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  1. jpkunoichi is offline

    Join Date
    Oct 2010
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    1

    Posted On:
    10/13/2010 12:48pm

    Bullshido Newbie
     Style: ninjitsu

    --
    Hell yeah! Hell no!

    Re: Mark Davis' dojo

    I'd like to offer comment on the inquiry regarding Mark Davis, his dojo, and his teaching; particularly the person advancing the opinion that there is "lots of BS in the beginning classes." Specifically to that point, sometimes one has to reach for the uppermost ledge, but the view from up top is well worth it.
    I experience Mark's teaching as a brilliant set of perfect building blocks. Indeed, the very nature of this style of teaching is immensely gratifying to the soul of the student. That is, the student never experiences the dull patronizing feeling of having everything robotically handed to her, like the lecturer that just reads the power point slide by slide, void of all discourse. Conversely, one is never left with the vacant, dismissive, vaguely insolent feeling of being given something you know is probably useless on its face. Building blocks stimulate student probing, which is by definition, the respectful way to teach. Mark Davis serves up building blocks and warmly, generously invites the student to reach for the next lesson. My advice to the person who has decided that the beginner classes are "lots of BS" would be to just sit and observe that same class, strip away any preconceived notion or expectation, and all the while keep asking yourself, "why did he show that particular movement, that particular way?" Maybe even, why at that point in the session? Asking, "why" is a fundamental part of receiving what Mr. Davis has to teach. Indeed, he'll even tell you that directly.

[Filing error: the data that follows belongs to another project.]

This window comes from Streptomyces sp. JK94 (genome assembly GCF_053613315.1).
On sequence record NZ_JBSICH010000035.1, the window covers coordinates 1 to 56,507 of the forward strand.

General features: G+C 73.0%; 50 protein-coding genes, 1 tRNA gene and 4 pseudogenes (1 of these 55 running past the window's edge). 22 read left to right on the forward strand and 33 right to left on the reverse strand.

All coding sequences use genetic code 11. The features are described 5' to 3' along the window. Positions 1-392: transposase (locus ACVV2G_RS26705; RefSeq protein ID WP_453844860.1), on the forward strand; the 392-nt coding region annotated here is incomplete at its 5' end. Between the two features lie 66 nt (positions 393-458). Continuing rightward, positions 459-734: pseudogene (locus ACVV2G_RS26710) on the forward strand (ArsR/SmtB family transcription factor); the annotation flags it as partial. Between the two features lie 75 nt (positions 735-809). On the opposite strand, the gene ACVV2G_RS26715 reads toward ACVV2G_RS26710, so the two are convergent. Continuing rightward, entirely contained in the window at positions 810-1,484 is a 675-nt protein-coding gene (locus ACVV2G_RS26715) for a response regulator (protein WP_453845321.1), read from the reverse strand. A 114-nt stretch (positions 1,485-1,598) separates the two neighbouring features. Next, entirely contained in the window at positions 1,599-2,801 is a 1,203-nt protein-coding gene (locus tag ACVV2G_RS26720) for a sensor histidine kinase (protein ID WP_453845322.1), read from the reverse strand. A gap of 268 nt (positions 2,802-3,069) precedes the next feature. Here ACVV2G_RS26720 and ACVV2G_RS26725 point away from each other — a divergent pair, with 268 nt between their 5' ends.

As in life, one sees what they are ready to see. To the person I quoted, I hope you consider another look; for folks considering giving Mark's dojo a try, go for it, immerse yourself without agenda, and you are guarenteed to leave with something to ponder, the act of which will be pleasurable on its own.
  2. Soldiermedic is offline
    Soldiermedic's Avatar

    Senior Member

    Join Date
    Mar 2010
    Location
    Massachusetts
    Posts
    1,168

    Posted On:
    10/13/2010 12:52pm


     Style: bjj/judo

    --
    Hell yeah! Hell no!
    Quote Originally Posted by jpkunoichi View Post
    I'd like to offer comment on the inquiry regarding Mark Davis, his dojo, and his teaching; particularly the person advancing the opinion that there is "lots of BS in the beginning classes." Specifically to that point, sometimes one has to reach for the uppermost ledge, but the view from up top is well worth it.